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Lea Salonga explains Facebook post: 'I never cursed the Philippines'

Lea Salonga took to Twitter on Monday, June 22 to explain a Facebook post which made her trend on social media last week.

In a June 15 Facebook post, the singer wrote: "Dear Pilipinas, p***** ina, ang hirap mong mahalin." (Dear Philippines, f**k, you're hard to love.) 

In a series of tweets, the Voice of the Philippines coach and international theater actress "clarified" what she meant by that post.

"Hi, gang. It seems a recent Facebook post of mine has gotten quite a bit of attention and launched all sorts of... I don’t even know what word to use, so I thought to use this platform and this space to offer some clarification in the hope that I’m more clearly understood."

"Regarding the post itself, yes I stand by every single word I wrote as an expression of my frustration with certain events currently taking place in our country. However, contrary to what some of you might believe, I never, NOT EVER, cursed the Philippines," she said.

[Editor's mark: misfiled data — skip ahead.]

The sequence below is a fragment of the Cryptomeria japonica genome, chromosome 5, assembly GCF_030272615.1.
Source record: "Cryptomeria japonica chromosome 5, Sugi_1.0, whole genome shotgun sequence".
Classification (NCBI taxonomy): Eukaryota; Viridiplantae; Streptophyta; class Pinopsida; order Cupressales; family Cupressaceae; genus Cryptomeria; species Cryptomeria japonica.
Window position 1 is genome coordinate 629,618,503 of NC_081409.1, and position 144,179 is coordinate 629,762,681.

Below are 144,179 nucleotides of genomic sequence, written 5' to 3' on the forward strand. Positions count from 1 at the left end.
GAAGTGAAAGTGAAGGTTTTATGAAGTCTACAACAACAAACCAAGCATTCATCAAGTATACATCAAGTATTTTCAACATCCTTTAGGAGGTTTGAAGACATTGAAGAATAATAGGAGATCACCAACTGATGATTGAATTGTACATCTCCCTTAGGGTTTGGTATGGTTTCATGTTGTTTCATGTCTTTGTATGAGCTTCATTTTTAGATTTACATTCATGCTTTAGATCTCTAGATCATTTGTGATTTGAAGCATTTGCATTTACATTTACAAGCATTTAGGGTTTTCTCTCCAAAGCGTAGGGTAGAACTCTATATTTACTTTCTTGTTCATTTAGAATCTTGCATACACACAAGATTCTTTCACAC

"To serve her is one of my greatest honors. To be able to hold my head up high and say, 'Yes, I am Filipino' representing the hundreds of millions of brethren both here at home and all over the world is a source of pride and pleasure."

She apologized to those who were offended by the post and said she understands those who don't believe in her even if she said sorry.

"I totally understand and get that you’re doing it as one tasked to protect our country from anyone that dares to desecrate it. Know though that that was not my intent."

She also thanked her followers and fans who have been supporting her, saying that she's grateful for them.

Lea didn't say what she was reacting to in the original Facebook post. Responding to a commented who said the government had a "bulok (rotten) system," Lea replied: "I want to think fixing the system is possible still, albeit difficult. But we may now be beyond that point."

Lea also shared an article about about an exhibition that showed what women were wearing when they were raped — a reminder that rape and sexual assault doesn't happen because of what a person wears but because rapists and harassers exist.

"There is no dress code for rape. Stop blaming victims for crimes done against them. Sole responsibility should be on the rapist. Full stop," she said. – Rappler.com